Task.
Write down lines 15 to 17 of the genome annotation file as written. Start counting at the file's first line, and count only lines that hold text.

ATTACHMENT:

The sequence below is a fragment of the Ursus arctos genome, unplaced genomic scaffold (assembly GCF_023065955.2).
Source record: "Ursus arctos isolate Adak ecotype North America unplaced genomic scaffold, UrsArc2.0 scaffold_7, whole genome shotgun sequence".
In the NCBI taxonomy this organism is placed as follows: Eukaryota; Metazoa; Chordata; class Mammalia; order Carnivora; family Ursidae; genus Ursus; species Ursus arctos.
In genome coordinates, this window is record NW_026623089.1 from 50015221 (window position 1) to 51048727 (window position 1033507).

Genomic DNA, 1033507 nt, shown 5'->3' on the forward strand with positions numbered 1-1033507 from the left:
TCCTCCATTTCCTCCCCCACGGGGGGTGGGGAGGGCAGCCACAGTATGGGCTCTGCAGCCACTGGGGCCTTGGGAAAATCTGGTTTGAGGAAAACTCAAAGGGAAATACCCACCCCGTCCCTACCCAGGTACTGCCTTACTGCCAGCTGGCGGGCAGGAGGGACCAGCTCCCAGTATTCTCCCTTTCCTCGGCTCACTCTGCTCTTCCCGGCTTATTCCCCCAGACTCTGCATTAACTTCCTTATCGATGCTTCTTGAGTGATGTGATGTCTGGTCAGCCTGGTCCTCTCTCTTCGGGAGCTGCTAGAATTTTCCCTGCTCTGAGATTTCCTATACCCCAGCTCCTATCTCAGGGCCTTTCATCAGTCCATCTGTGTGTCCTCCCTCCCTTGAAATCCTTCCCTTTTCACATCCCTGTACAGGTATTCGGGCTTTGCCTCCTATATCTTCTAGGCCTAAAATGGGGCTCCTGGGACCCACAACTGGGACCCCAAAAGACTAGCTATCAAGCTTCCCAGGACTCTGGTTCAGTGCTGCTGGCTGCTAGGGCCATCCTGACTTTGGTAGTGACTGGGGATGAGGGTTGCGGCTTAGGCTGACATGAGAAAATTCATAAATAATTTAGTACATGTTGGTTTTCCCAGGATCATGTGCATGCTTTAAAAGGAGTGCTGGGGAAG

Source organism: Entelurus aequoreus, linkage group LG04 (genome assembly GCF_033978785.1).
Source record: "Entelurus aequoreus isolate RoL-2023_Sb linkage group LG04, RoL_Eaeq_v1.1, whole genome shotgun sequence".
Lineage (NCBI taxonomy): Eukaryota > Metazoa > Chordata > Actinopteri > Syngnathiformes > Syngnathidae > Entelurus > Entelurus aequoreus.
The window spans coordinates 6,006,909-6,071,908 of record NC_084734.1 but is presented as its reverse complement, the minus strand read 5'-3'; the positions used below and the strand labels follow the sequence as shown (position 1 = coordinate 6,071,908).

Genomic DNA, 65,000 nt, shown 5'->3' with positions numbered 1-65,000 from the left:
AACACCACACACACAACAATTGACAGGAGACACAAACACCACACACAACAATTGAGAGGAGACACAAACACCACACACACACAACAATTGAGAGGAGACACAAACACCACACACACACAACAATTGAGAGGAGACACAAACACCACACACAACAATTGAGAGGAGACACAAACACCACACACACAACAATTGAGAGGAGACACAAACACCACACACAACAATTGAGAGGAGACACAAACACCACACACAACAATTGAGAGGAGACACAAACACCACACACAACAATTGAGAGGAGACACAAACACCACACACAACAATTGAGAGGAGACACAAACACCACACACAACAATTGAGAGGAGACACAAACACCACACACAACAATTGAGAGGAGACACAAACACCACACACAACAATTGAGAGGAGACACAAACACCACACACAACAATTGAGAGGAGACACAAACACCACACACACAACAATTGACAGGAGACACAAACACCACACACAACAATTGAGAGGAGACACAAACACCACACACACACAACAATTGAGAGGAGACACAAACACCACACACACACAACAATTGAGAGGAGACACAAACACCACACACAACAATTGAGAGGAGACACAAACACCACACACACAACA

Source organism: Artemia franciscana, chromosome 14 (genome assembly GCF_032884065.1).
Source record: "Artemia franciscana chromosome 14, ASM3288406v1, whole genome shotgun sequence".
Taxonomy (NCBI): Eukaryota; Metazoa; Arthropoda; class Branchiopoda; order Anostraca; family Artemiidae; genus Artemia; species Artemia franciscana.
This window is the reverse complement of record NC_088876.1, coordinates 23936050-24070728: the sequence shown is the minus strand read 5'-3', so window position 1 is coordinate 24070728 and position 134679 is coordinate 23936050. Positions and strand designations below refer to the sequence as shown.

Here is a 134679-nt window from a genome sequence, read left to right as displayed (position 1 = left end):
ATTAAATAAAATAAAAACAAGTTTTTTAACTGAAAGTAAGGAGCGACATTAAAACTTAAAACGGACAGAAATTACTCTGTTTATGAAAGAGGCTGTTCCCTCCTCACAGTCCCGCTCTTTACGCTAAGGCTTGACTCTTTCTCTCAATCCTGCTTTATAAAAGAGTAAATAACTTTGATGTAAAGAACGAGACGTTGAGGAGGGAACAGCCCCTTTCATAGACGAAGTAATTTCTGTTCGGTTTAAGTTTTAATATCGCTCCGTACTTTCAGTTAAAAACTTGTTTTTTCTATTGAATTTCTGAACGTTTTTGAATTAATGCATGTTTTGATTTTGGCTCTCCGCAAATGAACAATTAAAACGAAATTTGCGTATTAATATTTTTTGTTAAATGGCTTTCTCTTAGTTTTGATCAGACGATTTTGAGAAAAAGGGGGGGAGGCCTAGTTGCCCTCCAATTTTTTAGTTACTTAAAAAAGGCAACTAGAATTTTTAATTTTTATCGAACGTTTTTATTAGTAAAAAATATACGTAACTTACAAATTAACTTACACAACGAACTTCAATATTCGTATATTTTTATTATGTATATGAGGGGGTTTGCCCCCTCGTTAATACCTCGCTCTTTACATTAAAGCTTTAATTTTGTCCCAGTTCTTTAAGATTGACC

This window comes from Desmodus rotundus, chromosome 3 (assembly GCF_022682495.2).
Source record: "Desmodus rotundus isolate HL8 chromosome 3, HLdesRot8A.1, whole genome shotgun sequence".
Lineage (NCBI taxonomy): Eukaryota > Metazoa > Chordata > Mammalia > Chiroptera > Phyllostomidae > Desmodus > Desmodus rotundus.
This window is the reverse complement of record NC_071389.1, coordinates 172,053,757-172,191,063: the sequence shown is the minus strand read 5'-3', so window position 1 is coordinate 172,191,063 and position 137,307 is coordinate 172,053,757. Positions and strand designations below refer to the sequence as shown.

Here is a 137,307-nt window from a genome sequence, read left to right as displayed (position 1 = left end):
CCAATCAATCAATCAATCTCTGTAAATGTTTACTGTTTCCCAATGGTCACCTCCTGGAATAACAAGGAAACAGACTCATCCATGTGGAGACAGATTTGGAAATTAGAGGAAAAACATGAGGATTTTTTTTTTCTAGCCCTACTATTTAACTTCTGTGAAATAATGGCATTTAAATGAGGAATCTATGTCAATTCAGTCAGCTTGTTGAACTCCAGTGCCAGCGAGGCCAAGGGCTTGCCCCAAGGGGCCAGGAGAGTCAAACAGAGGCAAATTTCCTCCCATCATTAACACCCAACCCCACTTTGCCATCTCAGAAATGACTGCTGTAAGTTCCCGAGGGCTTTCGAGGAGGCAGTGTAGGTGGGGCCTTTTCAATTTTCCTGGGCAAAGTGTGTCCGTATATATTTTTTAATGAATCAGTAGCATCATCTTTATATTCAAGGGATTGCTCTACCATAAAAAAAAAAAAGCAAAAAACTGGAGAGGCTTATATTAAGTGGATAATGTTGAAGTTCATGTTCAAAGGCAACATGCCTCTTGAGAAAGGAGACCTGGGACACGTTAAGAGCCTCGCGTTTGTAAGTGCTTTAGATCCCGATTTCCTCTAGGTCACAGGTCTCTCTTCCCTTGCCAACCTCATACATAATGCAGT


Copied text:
Taxonomy (NCBI): Eukaryota; Metazoa; Arthropoda; class Branchiopoda; order Anostraca; family Artemiidae; genus Artemia; species Artemia franciscana.
This window is the reverse complement of record NC_088876.1, coordinates 23936050-24070728: the sequence shown is the minus strand read 5'-3', so window position 1 is coordinate 24070728 and position 134679 is coordinate 23936050. Positions and strand designations below refer to the sequence as shown.

Here is a 134679-nt window from a genome sequence, read left to right as displayed (position 1 = left end):